Unlucky in Love? Your Credit Score—Not Your Game—May be to Blame

By Trish Townsend

Based on the results of a recent Lending Tree survey, Americans are not paying close enough attention when it comes to their credit scores. The report revealed that 60 percent of people around the country do not know their own credit score.

On a day-to-day basis, you might not think it matters that much. But the reality is that your credit score impacts everything from the car you drive, where you live, and maybe even what you do for work.

If you’re still not convinced that you should be paying closer attention to your credit score, Discover Financial Services and Match Media Group—parent company of Tinder and other dating sites—just released new data that may be able to compel you after all.

In a study of 2,000 online daters, the joint study revealed that today’s dating pool places a high priority on the ability to manage money. Half of respondents claimed that having a good credit score was more attractive than having an impressive job. 58 percent said it was more attractive than having a nice car. 40 percent of respondents even said that a fit credit score was better than a fit body.

But why are today’s singles so drawn to individuals with high credit scores? It’s what the figure represents. 73 percent of survey respondents claimed that a good credit score suggested responsibility. Roughly 40 percent said it reflected a sense of trustworthiness and high intelligence, too.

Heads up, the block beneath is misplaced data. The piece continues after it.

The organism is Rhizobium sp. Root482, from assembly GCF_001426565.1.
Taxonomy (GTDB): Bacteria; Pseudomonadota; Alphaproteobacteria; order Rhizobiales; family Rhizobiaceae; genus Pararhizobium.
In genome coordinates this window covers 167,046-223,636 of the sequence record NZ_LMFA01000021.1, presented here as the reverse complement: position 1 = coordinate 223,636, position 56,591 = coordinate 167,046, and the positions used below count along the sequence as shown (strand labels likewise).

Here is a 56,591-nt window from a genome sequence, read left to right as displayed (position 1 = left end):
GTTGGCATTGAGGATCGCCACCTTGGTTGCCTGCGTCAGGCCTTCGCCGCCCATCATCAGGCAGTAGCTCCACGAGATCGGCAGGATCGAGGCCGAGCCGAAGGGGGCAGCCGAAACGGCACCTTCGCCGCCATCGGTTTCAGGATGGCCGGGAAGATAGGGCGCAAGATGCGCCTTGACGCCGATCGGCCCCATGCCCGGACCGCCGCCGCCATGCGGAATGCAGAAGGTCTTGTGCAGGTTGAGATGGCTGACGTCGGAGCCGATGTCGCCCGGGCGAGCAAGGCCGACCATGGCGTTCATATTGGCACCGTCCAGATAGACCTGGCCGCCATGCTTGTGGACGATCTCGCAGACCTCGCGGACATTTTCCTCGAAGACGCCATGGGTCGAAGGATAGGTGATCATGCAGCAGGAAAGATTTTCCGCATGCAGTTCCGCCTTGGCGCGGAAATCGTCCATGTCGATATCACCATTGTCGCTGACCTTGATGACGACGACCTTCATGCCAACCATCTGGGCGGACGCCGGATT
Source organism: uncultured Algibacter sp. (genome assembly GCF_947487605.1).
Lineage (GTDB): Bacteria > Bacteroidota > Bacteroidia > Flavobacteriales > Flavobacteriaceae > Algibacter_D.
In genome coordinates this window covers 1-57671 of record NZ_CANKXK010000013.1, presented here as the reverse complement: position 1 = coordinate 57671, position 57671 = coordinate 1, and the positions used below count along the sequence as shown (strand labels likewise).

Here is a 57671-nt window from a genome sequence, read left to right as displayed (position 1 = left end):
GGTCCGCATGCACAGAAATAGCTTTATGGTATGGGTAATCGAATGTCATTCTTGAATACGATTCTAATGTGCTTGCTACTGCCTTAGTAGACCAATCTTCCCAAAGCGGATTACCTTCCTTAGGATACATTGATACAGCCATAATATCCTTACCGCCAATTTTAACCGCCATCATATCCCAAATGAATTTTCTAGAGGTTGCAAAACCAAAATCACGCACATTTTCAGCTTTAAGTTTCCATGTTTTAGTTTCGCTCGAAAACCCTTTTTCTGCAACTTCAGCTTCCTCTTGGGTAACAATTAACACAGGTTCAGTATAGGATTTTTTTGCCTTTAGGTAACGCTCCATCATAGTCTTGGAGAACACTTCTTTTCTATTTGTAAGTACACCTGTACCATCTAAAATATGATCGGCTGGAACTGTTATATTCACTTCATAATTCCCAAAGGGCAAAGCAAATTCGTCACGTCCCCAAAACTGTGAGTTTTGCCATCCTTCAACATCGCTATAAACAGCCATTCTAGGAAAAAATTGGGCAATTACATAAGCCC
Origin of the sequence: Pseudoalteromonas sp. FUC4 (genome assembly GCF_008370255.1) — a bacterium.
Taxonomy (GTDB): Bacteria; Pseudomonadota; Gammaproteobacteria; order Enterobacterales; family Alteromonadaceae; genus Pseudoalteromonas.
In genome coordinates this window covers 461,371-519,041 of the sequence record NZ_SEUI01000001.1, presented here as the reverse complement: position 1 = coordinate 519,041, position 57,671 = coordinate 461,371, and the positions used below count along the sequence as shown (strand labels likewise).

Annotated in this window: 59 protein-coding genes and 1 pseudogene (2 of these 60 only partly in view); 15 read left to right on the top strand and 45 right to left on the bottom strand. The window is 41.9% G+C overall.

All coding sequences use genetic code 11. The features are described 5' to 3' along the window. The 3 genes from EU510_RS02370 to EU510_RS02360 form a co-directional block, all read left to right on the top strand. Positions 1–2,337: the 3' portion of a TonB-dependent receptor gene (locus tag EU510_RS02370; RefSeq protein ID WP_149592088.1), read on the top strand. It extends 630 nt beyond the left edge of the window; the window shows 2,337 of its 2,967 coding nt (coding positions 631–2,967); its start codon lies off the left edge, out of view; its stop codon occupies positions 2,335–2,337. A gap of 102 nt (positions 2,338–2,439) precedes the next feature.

Helen Fisher, the chief scientific adviser at Match.com and senior research fellow at the Kinsey Institute, put it in more academic terms, calling credit scores “honest indicators of who you really are,” as well as “Darwinian mechanisms for measuring your reproductive ability.”

While we may not be able to help you think up any one-liners to test when you go out to mingle on Saturday night, The Milford Bank is more than ready to help you take a closer look at how to improve your credit score. To learn more about how to set yourself up for sustained financial growth, stop by any office of The Milford Bank, or check out more resources at our Online Learning Center here.


New Poll Reflects Americans’ Preferred Long-Term Investment Strategies

By Patty Gallagher

There is no one-size-fits-all solution when it comes to long-term investment planning. Every individual, and every family, has different needs and wants, expenses and assets. As such, it can be difficult to get the right context to help you make an informed decision that will suit your needs. And while you cannot make your financial decisions based on what works well for others, it certainly helps to understand how the rest of the community is choosing to plan for the long haul.

If you’re a Milford or Stratford resident thinking about where your assets would best serve your long-term savings strategy, consider the results from a recent Gallup poll which ranked Americans’ favored long-term investment vehicles.

Let’s take a closer look at the numbers: